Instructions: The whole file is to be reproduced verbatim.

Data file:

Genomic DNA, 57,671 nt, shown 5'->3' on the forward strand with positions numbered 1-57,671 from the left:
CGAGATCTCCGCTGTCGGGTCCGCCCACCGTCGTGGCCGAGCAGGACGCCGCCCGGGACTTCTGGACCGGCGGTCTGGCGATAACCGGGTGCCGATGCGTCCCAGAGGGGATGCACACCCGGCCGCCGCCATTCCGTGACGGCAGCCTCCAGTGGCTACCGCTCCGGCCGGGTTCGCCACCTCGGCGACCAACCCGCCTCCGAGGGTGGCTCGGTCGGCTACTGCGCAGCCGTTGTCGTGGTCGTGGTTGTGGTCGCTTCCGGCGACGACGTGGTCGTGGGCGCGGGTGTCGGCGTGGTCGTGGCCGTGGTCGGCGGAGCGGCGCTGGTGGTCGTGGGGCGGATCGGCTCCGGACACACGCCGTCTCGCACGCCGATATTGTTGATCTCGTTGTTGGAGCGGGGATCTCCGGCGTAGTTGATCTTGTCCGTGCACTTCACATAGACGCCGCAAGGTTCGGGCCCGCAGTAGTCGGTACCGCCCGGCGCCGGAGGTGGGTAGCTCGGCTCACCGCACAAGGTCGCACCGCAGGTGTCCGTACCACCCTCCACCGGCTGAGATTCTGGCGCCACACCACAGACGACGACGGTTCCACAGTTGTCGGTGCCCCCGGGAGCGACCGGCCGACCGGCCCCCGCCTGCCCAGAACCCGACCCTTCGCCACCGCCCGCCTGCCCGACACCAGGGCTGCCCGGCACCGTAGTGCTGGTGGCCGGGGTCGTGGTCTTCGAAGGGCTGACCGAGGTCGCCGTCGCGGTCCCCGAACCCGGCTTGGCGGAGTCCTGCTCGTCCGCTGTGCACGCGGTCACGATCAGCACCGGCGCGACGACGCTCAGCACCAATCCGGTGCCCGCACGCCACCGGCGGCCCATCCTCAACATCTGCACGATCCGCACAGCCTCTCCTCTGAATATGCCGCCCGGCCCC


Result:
Genomic DNA, 57,671 nt, shown 5'->3' on the forward strand with positions numbered 1-57,671 from the left:
CGAGATCTCCGCTGTCGGGTCCGCCCACCGTCGTGGCCGAGCAGGACGCCGCCCGGGACTTCTGGACCGGCGGTCTGGCGATAACCGGGTGCCGATGCGTCCCAGAGGGGATGCACACCCGGCCGCCGCCATTCCGTGACGGCAGCCTCCAGTGGCTACCGCTCCGGCCGGGTTCGCCACCTCGGCGACCAACCCGCCTCCGAGGGTGGCTCGGTCGGCTACTGCGCAGCCGTTGTCGTGGTCGTGGTTGTGGTCGCTTCCGGCGACGACGTGGTCGTGGGCGCGGGTGTCGGCGTGGTCGTGGCCGTGGTCGGCGGAGCGGCGCTGGTGGTCGTGGGGCGGATCGGCTCCGGACACACGCCGTCTCGCACGCCGATATTGTTGATCTCGTTGTTGGAGCGGGGATCTCCGGCGTAGTTGATCTTGTCCGTGCACTTCACATAGACGCCGCAAGGTTCGGGCCCGCAGTAGTCGGTACCGCCCGGCGCCGGAGGTGGGTAGCTCGGCTCACCGCACAAGGTCGCACCGCAGGTGTCCGTACCACCCTCCACCGGCTGAGATTCTGGCGCCACACCACAGACGACGACGGTTCCACAGTTGTCGGTGCCCCCGGGAGCGACCGGCCGACCGGCCCCCGCCTGCCCAGAACCCGACCCTTCGCCACCGCCCGCCTGCCCGACACCAGGGCTGCCCGGCACCGTAGTGCTGGTGGCCGGGGTCGTGGTCTTCGAAGGGCTGACCGAGGTCGCCGTCGCGGTCCCCGAACCCGGCTTGGCGGAGTCCTGCTCGTCCGCTGTGCACGCGGTCACGATCAGCACCGGCGCGACGACGCTCAGCACCAATCCGGTGCCCGCACGCCACCGGCGGCCCATCCTCAACATCTGCACGATCCGCACAGCCTCTCCTCTGAATATGCCGCCCGGCCCC